The 6 to 13 year olds had learned over 200 English and were using them in their day-to-day conversations.

Currently there are over 300 learning stations covering some 300,000 children in India and some African countries. Remoteness affects the quality of education. Educational technology should be introduced into remote areas FIRST.
"Communication issues constitute 50% of UNICEF's 10 Challenges. Improve communication and the other challenges will be easier to overcome."
-PSFK Future of Health Project
In South Africa a carrier pigeon named "Winston" flew data between two offices faster than broadband Internet could transfer the data. Durban-based Unlimited IT sponsored a 60-mile data transmission race between a pigeon carrying a 4GB memory stick and the ADSL service from the country's biggest web firm, Telkom. The pigeon won.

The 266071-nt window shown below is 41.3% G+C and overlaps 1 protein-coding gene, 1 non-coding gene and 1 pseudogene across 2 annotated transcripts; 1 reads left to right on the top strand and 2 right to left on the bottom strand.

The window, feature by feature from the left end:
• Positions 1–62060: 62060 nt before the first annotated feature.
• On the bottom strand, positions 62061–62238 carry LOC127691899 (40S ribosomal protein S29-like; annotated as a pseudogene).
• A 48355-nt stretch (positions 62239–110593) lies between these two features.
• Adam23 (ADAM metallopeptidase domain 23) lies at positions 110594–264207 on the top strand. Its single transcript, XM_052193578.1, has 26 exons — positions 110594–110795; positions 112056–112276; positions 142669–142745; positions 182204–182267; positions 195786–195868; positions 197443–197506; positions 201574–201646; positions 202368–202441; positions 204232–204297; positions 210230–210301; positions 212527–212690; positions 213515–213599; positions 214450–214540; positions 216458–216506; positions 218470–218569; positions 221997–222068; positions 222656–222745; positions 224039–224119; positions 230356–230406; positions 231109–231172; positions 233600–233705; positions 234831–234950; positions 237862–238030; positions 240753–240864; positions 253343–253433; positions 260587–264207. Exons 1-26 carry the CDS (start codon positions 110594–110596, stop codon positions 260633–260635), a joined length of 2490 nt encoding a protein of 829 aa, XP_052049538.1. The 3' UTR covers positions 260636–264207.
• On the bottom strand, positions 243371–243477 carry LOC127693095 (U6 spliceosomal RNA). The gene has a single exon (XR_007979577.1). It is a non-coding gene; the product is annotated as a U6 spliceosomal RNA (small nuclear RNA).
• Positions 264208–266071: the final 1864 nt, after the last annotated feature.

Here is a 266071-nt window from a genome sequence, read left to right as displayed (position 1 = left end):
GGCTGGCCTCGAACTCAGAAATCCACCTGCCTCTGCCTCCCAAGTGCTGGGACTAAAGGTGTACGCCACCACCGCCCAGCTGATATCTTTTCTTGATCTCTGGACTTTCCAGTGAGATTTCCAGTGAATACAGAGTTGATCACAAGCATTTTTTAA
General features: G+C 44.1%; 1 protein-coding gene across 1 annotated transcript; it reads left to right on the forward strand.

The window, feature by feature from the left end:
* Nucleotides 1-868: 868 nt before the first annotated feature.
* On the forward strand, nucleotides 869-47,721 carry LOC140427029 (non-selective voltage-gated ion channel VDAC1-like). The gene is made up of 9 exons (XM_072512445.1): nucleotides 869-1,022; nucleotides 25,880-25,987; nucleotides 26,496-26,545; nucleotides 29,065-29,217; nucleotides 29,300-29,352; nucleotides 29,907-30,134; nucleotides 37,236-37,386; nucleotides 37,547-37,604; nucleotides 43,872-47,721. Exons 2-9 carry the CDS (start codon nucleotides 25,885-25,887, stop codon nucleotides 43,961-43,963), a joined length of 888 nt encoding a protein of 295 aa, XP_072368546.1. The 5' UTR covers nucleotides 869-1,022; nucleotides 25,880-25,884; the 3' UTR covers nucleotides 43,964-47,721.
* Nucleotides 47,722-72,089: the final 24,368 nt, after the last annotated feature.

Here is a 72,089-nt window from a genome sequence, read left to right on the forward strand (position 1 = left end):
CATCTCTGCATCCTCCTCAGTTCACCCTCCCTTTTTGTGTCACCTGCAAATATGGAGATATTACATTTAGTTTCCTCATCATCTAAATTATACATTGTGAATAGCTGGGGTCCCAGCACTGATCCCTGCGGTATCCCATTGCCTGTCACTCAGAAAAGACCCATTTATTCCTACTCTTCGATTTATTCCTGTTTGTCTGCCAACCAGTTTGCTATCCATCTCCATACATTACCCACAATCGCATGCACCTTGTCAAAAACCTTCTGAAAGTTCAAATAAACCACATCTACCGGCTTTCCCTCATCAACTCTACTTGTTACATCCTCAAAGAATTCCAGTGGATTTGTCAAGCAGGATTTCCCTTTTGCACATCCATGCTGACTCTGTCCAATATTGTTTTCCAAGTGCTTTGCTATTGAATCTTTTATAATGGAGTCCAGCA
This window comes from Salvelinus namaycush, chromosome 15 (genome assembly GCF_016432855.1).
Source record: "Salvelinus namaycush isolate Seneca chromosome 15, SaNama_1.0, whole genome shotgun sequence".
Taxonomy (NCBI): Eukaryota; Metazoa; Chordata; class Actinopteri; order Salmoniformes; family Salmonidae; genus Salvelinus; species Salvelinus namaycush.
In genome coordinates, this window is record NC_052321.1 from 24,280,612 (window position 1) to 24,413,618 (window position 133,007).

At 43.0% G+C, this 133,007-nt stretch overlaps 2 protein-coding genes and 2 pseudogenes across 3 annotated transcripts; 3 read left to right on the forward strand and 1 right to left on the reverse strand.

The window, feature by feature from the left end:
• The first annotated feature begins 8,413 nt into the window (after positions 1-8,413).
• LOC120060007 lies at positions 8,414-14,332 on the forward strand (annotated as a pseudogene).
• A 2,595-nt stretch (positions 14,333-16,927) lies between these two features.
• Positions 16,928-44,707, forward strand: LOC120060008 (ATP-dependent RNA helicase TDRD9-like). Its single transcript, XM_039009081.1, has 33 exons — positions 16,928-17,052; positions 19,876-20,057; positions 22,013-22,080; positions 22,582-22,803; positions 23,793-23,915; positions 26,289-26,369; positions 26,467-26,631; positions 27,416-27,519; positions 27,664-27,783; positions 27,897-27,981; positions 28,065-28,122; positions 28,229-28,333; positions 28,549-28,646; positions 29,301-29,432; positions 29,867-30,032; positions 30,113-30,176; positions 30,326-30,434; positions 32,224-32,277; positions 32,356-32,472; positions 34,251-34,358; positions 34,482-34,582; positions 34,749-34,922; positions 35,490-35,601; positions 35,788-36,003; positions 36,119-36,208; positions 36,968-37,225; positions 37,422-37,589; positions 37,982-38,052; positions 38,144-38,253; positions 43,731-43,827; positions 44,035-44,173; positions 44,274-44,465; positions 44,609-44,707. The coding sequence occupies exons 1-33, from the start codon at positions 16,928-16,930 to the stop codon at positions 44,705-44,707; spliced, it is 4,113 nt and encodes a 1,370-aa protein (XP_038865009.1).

"Winston" took one hour and eight minutes to carry the data 60 miles. In that time the ADSL had sent just four percent of the data.
"We envision to empower our people through the power of information to enhance their quality of life and to be on par with their peers in developed urban centres and peoples of this world"
-Michael Somare (Prime Minister of PNG)
Papua New Guinea is ranked 148 out of 182 on the Human Development Index, it's people surviving on just US$2.5 a day. "We need to get information to them [the citizens] so they can think for themselves, better their own lives, and not rely on other people's dole." -Michael Somare (Prime Minister of Papua New Guinea)

"If there was free bandwidth, don't worry about the computers; people find the money to buy them, you would be surprised. When the price of vanilla went up people showed up with bags of vanilla beans to buy Toyotas!"
"Question Box was conceived as a way of overcoming both the expense and the scarcity of Internet connections."
-The New York Times